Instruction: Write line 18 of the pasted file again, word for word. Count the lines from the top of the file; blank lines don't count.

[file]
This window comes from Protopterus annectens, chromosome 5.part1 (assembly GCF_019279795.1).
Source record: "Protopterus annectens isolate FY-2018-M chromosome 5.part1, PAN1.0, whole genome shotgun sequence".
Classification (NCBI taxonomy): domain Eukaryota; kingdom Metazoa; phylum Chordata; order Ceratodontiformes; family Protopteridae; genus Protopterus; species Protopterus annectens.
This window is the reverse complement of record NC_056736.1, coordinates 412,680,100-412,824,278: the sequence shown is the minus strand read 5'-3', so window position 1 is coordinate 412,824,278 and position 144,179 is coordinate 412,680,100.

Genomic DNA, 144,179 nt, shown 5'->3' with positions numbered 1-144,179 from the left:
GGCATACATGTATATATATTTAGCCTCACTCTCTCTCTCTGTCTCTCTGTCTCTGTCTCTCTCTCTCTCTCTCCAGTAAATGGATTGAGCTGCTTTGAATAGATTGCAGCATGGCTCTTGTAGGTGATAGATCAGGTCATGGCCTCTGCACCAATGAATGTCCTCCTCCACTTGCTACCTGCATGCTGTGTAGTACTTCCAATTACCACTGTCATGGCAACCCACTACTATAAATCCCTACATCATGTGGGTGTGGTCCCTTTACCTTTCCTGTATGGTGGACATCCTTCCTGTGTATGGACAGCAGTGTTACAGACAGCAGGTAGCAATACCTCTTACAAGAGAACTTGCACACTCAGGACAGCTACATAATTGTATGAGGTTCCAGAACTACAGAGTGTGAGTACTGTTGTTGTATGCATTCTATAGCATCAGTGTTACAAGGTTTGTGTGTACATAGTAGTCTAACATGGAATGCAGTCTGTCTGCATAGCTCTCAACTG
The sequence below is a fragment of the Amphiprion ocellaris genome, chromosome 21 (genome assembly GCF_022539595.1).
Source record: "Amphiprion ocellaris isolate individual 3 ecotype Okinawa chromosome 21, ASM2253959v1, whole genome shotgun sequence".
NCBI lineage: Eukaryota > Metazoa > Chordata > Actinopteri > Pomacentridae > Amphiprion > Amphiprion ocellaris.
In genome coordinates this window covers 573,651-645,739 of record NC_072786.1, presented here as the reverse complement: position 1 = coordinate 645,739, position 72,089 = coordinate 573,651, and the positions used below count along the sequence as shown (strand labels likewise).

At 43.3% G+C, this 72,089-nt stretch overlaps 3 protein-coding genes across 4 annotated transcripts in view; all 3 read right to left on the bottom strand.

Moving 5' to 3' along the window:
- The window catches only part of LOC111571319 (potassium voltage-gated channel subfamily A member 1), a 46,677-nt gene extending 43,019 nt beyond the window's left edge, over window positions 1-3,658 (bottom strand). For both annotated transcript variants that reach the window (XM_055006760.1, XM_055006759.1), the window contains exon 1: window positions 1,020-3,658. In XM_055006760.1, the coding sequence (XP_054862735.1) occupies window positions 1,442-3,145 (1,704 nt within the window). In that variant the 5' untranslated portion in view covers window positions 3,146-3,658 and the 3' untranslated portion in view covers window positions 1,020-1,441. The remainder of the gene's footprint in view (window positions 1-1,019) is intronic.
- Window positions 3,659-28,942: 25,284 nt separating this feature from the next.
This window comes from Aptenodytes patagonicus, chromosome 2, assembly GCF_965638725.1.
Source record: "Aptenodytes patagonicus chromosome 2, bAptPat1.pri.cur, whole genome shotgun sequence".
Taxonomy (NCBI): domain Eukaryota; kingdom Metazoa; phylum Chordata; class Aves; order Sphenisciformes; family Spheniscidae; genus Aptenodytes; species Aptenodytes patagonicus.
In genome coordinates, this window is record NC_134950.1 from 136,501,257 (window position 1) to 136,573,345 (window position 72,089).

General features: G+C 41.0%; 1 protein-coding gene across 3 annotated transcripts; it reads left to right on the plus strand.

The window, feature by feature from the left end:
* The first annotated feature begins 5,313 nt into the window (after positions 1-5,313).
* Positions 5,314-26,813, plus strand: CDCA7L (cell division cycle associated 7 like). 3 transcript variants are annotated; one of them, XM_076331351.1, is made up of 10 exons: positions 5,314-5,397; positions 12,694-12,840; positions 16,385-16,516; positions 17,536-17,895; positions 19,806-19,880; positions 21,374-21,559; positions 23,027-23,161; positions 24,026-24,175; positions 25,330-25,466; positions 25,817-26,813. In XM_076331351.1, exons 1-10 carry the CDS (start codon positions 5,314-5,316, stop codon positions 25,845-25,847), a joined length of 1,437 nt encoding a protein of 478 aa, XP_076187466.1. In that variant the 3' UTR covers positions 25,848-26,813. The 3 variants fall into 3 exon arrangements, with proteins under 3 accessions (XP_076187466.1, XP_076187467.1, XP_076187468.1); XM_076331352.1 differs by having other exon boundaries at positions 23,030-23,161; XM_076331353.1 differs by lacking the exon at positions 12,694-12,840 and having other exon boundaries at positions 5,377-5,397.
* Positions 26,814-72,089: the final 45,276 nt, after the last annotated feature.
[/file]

In genome coordinates, this window is record NC_134950.1 from 136,501,257 (window position 1) to 136,573,345 (window position 72,089).